Figure 9 shows the results of the MOS test on the speech quality of the words converted by NMF-based VC, where the weights of the sparsity constraints are marked on the horizontal axis. The error bars show a 95% confidence score. The p value test of 0.05 showed that there are no significant differences in these scores. In this paper, all elements for λ in Equation 5 were set to 0.5 from Figure 9.
Figure 9

Results of MOS test on speech quality as a function of the weights of the sparsity constraints.

Figure 10 shows the results on the MOS test on speech quality. The error bars show a 95% confidence score. The difference of MOS between NMF-based VC and GMM-based VC was confirmed by a p value test of 0.05. Moreover, the p value test of 0.05 showed that there are no significant differences between GMM-based VC and utterances of a person with an articulation disorder. The difference between NMF-based VC and an articulation-disordered utterance was significant at the 0.1 level. As shown in Figure 10, NMF-based VC obtained a higher score than GMM-based VC on the speech quality test. This is because GMM-based VC creates conversion noise. NMF-based VC also creates some conversion noise, but it is less than that created by GMM-based VC. Using the individuality-preserving dictionary, we can reduce the effect of noise in the vowel portion.
Figure 10

Results of MOS test on speech quality.

Figure 11 shows the results of the XAB test on the similarity to the source speaker and naturalness of the converted voice. The error bars show a 95% confidence score. The NMF-based VC obtained a higher score than the GMM-based conversion on similarity because NMF-based conversion uses an individuality-preserving dictionary. The NMF-based VC also obtained a higher score than the GMM-based conversion on naturalness although NMF-based conversion mixed the source speaker’s vowels and target speaker’s consonants. The results of this test were confirmed by a p value test of 0.05.
Figure 11

Results of MOS test on the similarity to the source speaker and naturalness.

Figure 12 shows an example of an NMF-based converted spectrogram of ikioi. The same word converted by GMM-based VC is also shown in Figure 13. In Figure 12, the ‘oi’ area is similar to the same area in Figure 4, as compared to Figure 13. Using the individuality-preserving dictionary, NMF-based VC can keep naturalness in the vowel portion because our method converts consonants only.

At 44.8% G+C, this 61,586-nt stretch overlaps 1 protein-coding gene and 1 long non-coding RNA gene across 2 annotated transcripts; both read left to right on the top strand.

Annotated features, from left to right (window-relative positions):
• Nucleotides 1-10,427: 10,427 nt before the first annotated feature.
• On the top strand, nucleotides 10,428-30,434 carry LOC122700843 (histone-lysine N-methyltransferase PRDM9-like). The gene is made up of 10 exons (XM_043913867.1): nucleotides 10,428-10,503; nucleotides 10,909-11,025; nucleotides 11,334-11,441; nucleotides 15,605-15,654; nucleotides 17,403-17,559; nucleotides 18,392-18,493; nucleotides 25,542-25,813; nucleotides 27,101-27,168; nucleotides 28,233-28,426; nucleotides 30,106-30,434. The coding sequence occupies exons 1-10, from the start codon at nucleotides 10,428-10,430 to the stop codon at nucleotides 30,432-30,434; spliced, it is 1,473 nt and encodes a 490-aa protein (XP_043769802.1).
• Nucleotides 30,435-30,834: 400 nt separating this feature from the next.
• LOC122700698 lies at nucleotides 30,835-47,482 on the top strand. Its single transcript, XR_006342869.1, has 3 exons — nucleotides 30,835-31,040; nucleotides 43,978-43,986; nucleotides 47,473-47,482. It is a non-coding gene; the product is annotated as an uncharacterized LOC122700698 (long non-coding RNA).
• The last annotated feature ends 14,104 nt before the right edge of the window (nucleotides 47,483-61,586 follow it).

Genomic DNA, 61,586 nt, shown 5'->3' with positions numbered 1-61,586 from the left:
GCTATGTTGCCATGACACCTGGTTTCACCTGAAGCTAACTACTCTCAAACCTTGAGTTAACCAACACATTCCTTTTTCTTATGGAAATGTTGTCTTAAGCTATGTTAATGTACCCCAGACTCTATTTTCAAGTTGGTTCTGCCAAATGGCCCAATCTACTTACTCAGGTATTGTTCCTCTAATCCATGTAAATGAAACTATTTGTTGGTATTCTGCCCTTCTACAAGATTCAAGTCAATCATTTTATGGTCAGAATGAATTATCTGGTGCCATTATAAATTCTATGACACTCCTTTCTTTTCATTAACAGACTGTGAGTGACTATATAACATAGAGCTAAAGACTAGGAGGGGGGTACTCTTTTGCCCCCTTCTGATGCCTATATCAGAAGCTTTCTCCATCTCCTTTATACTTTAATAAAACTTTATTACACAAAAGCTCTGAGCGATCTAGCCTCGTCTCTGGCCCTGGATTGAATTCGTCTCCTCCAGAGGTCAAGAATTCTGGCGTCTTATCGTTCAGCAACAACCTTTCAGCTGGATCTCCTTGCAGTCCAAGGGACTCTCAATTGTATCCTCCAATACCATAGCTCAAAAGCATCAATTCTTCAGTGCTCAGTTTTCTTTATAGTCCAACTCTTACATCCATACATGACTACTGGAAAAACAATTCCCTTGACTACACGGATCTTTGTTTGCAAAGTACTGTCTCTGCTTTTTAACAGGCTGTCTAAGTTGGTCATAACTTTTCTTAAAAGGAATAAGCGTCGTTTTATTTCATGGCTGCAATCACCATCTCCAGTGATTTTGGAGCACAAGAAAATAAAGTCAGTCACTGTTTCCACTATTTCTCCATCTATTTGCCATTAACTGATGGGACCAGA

Figure 12

Example of a spectrogram converted by NMF-based VC i k i oi.

Figure 13

Example of a spectrogram converted by GMM-based VC i k i oi.

5 Conclusions

We proposed a spectral conversion method based on NMF for a voice with an articulation disorder. By combining articulation-disordered vowels and well-ordered consonants, we constructed an individuality-preserving dictionary. Experimental results demonstrated that our VC method can improve the listening speech quality of the words uttered by a person with an articulation disorder.

Our proposed method has the following benefits compared to conventional GMM-based VC: (1) NMF-based VC can preserve the individuality of the source speaker’s voice using an individuality-preserving dictionary, and (2) our NMF-based VC can create a natural voice because the individuality-preserving dictionary keeps the source speaker’s vowels.

Some problems remain with this method. Articulation-disordered speech has a co-articulation effect between phonemes. As shown in Figure 4, the mispronunciation of consonants also affects the vowels that follow. Solving this problem will be the focus of our future work. In this study, there was only one subject person, so in future experiments, we will increase the number of subjects and further examine the effectiveness of our method.

Declarations

Acknowledgements

This research was supported in part by MIC SCOPE.

Authors’ Affiliations

(1)
Graduate School of System Informatics, Kobe University
(2)
Organization of Advanced Science and Technology, Kobe University

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© Aihara et al.; licensee Springer. 2014